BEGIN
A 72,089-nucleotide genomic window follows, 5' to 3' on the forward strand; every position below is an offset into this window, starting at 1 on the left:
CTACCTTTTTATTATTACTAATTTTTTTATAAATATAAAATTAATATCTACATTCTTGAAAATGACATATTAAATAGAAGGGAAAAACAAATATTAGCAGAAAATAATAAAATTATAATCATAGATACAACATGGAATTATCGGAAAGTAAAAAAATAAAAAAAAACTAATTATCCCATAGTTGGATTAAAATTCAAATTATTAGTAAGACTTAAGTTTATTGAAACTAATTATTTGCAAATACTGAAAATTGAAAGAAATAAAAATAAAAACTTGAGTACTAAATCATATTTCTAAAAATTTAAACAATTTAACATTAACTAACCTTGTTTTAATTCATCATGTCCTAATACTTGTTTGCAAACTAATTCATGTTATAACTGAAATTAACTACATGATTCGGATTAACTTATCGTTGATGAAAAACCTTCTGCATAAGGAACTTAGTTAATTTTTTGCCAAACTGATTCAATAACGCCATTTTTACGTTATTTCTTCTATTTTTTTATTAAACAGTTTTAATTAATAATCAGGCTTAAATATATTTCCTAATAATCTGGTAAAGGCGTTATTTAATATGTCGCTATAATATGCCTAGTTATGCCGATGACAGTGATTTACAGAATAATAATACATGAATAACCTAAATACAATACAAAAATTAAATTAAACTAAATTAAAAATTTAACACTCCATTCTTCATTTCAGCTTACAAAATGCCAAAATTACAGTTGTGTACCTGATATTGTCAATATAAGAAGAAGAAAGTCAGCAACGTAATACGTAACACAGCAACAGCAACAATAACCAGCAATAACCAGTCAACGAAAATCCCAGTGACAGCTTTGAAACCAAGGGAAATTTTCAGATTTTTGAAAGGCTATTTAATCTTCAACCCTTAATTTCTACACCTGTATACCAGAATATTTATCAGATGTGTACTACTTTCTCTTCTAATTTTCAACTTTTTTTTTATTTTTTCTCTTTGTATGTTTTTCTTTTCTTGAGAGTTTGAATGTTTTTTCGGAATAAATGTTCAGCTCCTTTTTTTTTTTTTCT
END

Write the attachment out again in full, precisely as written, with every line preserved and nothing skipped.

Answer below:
A 72,089-nucleotide genomic window follows, 5' to 3' on the forward strand; every position below is an offset into this window, starting at 1 on the left:
CTACCTTTTTATTATTACTAATTTTTTTATAAATATAAAATTAATATCTACATTCTTGAAAATGACATATTAAATAGAAGGGAAAAACAAATATTAGCAGAAAATAATAAAATTATAATCATAGATACAACATGGAATTATCGGAAAGTAAAAAAATAAAAAAAAACTAATTATCCCATAGTTGGATTAAAATTCAAATTATTAGTAAGACTTAAGTTTATTGAAACTAATTATTTGCAAATACTGAAAATTGAAAGAAATAAAAATAAAAACTTGAGTACTAAATCATATTTCTAAAAATTTAAACAATTTAACATTAACTAACCTTGTTTTAATTCATCATGTCCTAATACTTGTTTGCAAACTAATTCATGTTATAACTGAAATTAACTACATGATTCGGATTAACTTATCGTTGATGAAAAACCTTCTGCATAAGGAACTTAGTTAATTTTTTGCCAAACTGATTCAATAACGCCATTTTTACGTTATTTCTTCTATTTTTTTATTAAACAGTTTTAATTAATAATCAGGCTTAAATATATTTCCTAATAATCTGGTAAAGGCGTTATTTAATATGTCGCTATAATATGCCTAGTTATGCCGATGACAGTGATTTACAGAATAATAATACATGAATAACCTAAATACAATACAAAAATTAAATTAAACTAAATTAAAAATTTAACACTCCATTCTTCATTTCAGCTTACAAAATGCCAAAATTACAGTTGTGTACCTGATATTGTCAATATAAGAAGAAGAAAGTCAGCAACGTAATACGTAACACAGCAACAGCAACAATAACCAGCAATAACCAGTCAACGAAAATCCCAGTGACAGCTTTGAAACCAAGGGAAATTTTCAGATTTTTGAAAGGCTATTTAATCTTCAACCCTTAATTTCTACACCTGTATACCAGAATATTTATCAGATGTGTACTACTTTCTCTTCTAATTTTCAACTTTTTTTTTATTTTTTCTCTTTGTATGTTTTTCTTTTCTTGAGAGTTTGAATGTTTTTTCGGAATAAATGTTCAGCTCCTTTTTTTTTTTTTCT